I am an isotope geochemist, interested in developing novel tracers of carbon cycling in the past and present ocean. My tools are the isotopes of various trace metals (including copper, zinc, cadmium, nickel). These elements are micronutrients, which are essential in small amounts for life. At higher concentrations they are toxins, and their isotopes provide tools to trace the fate of anthropogenic contaminants. Finally, trace metals are redox-sensitive, offering potential to reconstruct the co-evolution of oxygen and life on Earth.
For start date October 2021
I am advertising two exciting PhD projects through the London NERC DTP. Check them out via the links below and drop me an email if you're interested. I am also open to designing bespoke projects as per your interests in the disciplines of trace element geochemistry, metal stable isotopes, chemical oceanography, and biogeochemical cycles.
NEWS & OUTREACH
NERC INDEPENDENT RESEARCH FELLOWSHIP
2018 - 2022
Beyond Iron in the Ocean – Trace Metal Micronutrients and the Carbon Cycle (BIO-Trace)
The distribution of nutrients in the ocean is controlled by a complex interplay of their inputs (such as dust), biological uptake and sinking (the biological pump), and their redistribution laterally and vertically in the ocean via the ocean circulation - the movement of packages of water, called water masses. Control of nutrient distributions by the ocean circulation has been visualized at unprecedented resolution by the chemical oceanographic data produced in the international GEOTRACES program (http://www.egeotraces.org).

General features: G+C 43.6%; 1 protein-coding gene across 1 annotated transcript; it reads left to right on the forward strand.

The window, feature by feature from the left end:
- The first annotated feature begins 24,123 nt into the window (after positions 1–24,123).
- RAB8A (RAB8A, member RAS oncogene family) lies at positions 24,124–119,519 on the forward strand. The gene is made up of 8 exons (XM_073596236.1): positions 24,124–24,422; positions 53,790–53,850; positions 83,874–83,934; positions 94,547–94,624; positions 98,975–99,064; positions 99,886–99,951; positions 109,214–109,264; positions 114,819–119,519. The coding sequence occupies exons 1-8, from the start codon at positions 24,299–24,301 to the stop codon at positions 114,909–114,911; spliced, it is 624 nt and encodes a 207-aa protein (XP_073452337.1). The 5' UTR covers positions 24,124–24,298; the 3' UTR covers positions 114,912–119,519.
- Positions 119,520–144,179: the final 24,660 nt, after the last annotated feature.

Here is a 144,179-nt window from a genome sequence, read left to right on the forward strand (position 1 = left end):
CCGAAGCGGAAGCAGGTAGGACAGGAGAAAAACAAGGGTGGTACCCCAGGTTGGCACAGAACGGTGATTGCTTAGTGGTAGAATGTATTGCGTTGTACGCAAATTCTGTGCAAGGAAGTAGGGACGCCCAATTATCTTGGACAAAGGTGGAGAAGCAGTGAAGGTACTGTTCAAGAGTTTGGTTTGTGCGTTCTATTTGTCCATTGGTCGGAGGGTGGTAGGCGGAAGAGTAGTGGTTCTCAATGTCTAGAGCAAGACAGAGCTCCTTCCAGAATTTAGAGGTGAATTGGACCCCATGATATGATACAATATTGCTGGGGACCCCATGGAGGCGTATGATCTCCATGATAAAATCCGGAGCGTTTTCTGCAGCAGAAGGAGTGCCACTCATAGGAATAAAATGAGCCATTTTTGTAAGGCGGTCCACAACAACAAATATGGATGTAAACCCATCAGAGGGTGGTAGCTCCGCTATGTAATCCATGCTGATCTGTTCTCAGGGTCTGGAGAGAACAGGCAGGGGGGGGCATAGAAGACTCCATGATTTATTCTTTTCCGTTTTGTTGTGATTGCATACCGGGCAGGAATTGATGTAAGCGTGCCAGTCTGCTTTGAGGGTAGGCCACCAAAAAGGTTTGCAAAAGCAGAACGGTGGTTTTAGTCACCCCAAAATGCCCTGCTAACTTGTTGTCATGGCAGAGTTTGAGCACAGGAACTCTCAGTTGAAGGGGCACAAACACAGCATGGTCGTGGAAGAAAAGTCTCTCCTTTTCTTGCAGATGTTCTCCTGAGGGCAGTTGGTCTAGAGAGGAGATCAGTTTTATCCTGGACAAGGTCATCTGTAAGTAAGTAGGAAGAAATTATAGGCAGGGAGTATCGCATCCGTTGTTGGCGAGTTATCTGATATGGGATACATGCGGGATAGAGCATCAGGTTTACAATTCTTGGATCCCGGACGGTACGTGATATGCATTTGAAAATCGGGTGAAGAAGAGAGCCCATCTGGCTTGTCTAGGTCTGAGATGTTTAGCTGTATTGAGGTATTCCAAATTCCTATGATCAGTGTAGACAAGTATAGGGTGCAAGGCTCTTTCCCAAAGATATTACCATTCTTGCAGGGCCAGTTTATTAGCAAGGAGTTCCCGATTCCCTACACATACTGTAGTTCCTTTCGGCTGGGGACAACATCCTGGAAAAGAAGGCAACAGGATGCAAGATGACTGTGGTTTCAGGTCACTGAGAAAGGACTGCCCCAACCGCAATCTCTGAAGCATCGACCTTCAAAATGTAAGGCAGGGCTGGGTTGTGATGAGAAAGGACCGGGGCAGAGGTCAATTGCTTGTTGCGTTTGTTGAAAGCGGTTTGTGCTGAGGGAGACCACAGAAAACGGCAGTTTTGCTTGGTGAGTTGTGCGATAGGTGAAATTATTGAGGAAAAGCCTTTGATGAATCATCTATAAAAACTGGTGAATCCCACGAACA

The micronutrient iron has long been known to be an important limiting nutrient in high latitude (polar) surface oceans. Other trace metals, like zinc, are likely also important, but have been less well studied.
This project investigates the links between micronutrient supply to the surface ocean, the chemical form (speciation) of these micronutrients in seawater, and the community of phytoplankton present, and evaluates how these factors combine with the ocean circulation to set the global distribution of nutrients in the ocean. The result will be an improved understanding of how micronutrient limitation of the biological pump impacts whole ocean carbon cycling.
LEVERHULME EARLY CAREER FELLOWSHIP
2015 - 2018
Unlocking the Paleoclimate Signal of Zn and Cu in Deep Sea Corals
This project involves work on a novel set of samples: fossil cold water corals from the Southern Ocean. The skeletons of these corals record the chemistry of the seawater in which they grew, and can be accurately dated by other geochemical methods.
The aim is to use these corals to generate the first record of past seawater micronutrient concentrations over the last glacial cycle.